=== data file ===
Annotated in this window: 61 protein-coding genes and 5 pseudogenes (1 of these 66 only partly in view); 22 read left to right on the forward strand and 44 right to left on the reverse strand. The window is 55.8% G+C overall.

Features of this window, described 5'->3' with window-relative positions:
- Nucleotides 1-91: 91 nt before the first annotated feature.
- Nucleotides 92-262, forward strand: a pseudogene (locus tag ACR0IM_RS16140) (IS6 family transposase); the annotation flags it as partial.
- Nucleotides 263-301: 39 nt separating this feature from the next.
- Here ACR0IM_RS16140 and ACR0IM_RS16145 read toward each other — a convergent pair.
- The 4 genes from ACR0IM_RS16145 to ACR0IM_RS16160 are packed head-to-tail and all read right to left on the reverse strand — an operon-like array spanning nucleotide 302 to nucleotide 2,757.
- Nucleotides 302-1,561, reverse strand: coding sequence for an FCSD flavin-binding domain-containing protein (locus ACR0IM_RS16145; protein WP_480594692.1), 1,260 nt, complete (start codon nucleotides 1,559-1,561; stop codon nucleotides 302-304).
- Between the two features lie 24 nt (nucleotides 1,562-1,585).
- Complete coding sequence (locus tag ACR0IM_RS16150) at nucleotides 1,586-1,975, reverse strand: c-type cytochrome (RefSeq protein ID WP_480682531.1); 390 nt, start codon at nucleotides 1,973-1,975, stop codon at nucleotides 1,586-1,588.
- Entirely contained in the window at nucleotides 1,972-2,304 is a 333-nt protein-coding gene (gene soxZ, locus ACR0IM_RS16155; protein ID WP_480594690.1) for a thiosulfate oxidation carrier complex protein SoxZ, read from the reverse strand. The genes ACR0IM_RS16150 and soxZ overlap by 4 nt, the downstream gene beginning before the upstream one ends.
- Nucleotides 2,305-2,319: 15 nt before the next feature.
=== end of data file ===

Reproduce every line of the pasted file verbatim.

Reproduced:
Annotated in this window: 61 protein-coding genes and 5 pseudogenes (1 of these 66 only partly in view); 22 read left to right on the forward strand and 44 right to left on the reverse strand. The window is 55.8% G+C overall.

Features of this window, described 5'->3' with window-relative positions:
- Nucleotides 1-91: 91 nt before the first annotated feature.
- Nucleotides 92-262, forward strand: a pseudogene (locus tag ACR0IM_RS16140) (IS6 family transposase); the annotation flags it as partial.
- Nucleotides 263-301: 39 nt separating this feature from the next.
- Here ACR0IM_RS16140 and ACR0IM_RS16145 read toward each other — a convergent pair.
- The 4 genes from ACR0IM_RS16145 to ACR0IM_RS16160 are packed head-to-tail and all read right to left on the reverse strand — an operon-like array spanning nucleotide 302 to nucleotide 2,757.
- Nucleotides 302-1,561, reverse strand: coding sequence for an FCSD flavin-binding domain-containing protein (locus ACR0IM_RS16145; protein WP_480594692.1), 1,260 nt, complete (start codon nucleotides 1,559-1,561; stop codon nucleotides 302-304).
- Between the two features lie 24 nt (nucleotides 1,562-1,585).
- Complete coding sequence (locus tag ACR0IM_RS16150) at nucleotides 1,586-1,975, reverse strand: c-type cytochrome (RefSeq protein ID WP_480682531.1); 390 nt, start codon at nucleotides 1,973-1,975, stop codon at nucleotides 1,586-1,588.
- Entirely contained in the window at nucleotides 1,972-2,304 is a 333-nt protein-coding gene (gene soxZ, locus ACR0IM_RS16155; protein ID WP_480594690.1) for a thiosulfate oxidation carrier complex protein SoxZ, read from the reverse strand. The genes ACR0IM_RS16150 and soxZ overlap by 4 nt, the downstream gene beginning before the upstream one ends.
- Nucleotides 2,305-2,319: 15 nt before the next feature.